College misses accessibility list
Written by Aine Cain|
November 26, 2012
According to a recent Princeton Review list published in The Huffington Post, the College of William and Mary does not have the most accessible professors. The College’s exclusion from the “Most Accessible Professors” ranking may come as a surprise, as 10 faculty members were named in the Review’s “Best 300 Professors of 2011.”
At the College, professors are required to hold office hours — a topic specifically addressed by the Arts and Sciences Faculty Handbook:
“Regular office hours shall be held and the schedule of office hours shall be listed on course syllabi, posted on the office door, or otherwise made available to students. Faculty members shall also be available to students for consultation by appointment.”
However, there are no definitive rules regarding the number of office hours professors must hold. Visiting assistant professor in English and literary and cultural studies Dr. Sharon L. Zuber explained that strict hours are often useless to students.
“Few students use the regular hours, which is why the ‘by appointment’ [hours are] so important,” Zuber said. “I find it easiest to just find a time when a student is free to meet.”
Associate professor of religious studies Julie Galambush noted that a failure to comply with the handbook can lead to substantial ramifications.
“If someone does not have posted hours, the [department] chair tells them to get with the program,” Galambush said. “If someone is clearly not keeping office hours, the department personnel committee takes this into account in their annual ‘merit evaluation,’ something all faculty go through every year.”
With clear expectations in place, the problem with office hours may lie with the students rather than professors. Associate professor of American studies and English Arthur Knight advertises hours via syllabi, class announcements and start-of-term emails.
“I’m always surprised by how few students use office hours, and I’ve had many colleagues say the same thing,” Knight said, conceding. “This might be exacerbated in my case by the fact that my office is a bit off the beaten path.”
Galambush noted that students’ busy schedules and numerous distractions might be to blame for the lack of office hour attendance.
“Since the advent of email, students have become less and less likely to come by the office during office hours,” Galambush said. “This is entirely understandable, as email is so much quicker and easier as a means of communication.”
Mimi Carolus-Hager ’16 acknowledged the benefit of office hours but also said she does not attend them regularly.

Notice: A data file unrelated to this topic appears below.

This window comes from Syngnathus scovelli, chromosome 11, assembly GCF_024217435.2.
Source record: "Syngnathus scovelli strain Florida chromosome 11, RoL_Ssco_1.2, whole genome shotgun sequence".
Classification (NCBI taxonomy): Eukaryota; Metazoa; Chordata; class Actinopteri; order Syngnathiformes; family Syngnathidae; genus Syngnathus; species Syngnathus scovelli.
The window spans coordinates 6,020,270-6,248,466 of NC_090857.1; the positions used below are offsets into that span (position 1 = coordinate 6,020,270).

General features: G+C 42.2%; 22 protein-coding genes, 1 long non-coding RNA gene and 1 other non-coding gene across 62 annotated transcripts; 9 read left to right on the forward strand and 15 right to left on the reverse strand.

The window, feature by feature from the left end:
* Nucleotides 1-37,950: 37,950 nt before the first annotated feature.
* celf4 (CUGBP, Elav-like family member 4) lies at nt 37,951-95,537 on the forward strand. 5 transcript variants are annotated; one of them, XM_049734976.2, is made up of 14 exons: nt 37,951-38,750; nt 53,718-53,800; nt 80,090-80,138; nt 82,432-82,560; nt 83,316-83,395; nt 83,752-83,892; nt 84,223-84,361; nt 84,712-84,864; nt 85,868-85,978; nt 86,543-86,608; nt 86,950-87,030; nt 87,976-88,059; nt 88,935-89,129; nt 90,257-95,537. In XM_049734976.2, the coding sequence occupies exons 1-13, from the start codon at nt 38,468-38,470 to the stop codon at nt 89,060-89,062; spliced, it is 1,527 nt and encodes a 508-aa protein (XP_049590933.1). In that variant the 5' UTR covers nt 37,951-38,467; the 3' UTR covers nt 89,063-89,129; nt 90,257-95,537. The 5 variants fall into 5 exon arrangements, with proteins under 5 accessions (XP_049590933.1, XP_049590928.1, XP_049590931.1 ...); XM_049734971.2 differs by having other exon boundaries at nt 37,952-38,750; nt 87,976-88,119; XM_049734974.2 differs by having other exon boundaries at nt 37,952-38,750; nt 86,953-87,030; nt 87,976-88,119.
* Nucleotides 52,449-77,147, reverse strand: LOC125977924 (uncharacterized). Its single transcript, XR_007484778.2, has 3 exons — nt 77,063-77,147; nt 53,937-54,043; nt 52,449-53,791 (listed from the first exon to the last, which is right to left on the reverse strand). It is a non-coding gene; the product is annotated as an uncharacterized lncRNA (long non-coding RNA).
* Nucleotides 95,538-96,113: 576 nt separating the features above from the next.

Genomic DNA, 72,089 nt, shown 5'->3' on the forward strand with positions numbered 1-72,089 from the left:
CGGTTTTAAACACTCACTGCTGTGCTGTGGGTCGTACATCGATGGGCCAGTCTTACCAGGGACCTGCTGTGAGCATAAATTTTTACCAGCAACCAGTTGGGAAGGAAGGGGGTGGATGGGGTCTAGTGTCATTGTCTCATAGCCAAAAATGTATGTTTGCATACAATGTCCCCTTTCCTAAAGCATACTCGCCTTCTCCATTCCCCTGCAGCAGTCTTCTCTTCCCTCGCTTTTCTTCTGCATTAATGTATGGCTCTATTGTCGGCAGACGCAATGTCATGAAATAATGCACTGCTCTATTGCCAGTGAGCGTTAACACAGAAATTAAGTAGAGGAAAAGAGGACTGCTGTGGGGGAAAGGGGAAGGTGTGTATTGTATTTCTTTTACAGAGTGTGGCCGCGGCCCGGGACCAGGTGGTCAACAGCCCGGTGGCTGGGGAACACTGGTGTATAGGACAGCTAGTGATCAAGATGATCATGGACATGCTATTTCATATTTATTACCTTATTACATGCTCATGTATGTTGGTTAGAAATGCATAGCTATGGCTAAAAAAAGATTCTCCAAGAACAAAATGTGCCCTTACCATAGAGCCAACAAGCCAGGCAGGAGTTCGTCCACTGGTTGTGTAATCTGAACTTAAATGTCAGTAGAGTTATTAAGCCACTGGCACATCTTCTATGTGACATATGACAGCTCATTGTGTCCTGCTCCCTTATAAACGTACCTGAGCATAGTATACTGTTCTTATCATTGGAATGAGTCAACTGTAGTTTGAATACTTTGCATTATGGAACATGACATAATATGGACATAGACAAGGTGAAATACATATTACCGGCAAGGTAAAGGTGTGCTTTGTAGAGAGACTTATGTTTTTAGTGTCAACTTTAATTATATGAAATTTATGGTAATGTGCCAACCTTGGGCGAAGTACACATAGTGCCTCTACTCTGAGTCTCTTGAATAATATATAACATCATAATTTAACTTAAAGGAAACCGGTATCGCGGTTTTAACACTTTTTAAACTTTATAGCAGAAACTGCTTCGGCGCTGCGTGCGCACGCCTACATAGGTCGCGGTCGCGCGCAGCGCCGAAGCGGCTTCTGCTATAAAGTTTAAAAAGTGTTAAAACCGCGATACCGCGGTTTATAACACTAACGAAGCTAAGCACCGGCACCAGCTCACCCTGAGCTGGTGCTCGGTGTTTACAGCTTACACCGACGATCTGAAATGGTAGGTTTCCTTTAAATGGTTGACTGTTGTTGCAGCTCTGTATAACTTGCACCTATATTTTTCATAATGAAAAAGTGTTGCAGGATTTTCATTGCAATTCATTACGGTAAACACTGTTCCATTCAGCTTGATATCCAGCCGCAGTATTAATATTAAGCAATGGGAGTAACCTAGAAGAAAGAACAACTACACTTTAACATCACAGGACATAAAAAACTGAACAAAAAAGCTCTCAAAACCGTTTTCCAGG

“[Students] need to be able to take responsibility for our own academic careers,” Carolus-Hager said. “So as long as professors make sure to be there when we reach out to them, I think they’re doing their jobs.”
Brian Browning ’16 noted that office hour attendance seems to correlate directly with good grades.
“I have had two professors that urge the use of office hours. Those are the classes I am doing best in,” Browning said.
Office hours are often recommended for students who are struggling with the material, but most faculty members also extend the invitation to students who are simply interested in building a strong relationship with a professor.
“Getting to know your professors better can help a student negotiate all the demands of college, as well as [allow the professor to] answer specific questions about the course content,” Zuber said.
In order to facilitate a productive meeting, Knight recommended that students approach professors with specific questions or topics.
“Getting better acquainted with professors in their office hours also puts them in a better position to supply detailed, individualized recommendations for a student down the road,” Knight said. “Office hours give a professor more of a sense of her or his students’ thinking, which can then be brought back into the classroom to make the work that happens there more effective. I really recommend students make it a policy to visit office hours for each of their classes at least once a semester.”
Galambush explained the long-term benefits of office hour attendance, noting that strong student-faculty relationships are conducive to good letters of recommendation.
“Years ago, I taught someone whose father had offered her a substantial gift if she promised always to stop by her professors’ offices at the beginning of the semester to introduce herself,” Galambush said. “She did so; she was also one of the most successful students I have taught, and someone whose name and face I easily recall almost 20 years later.”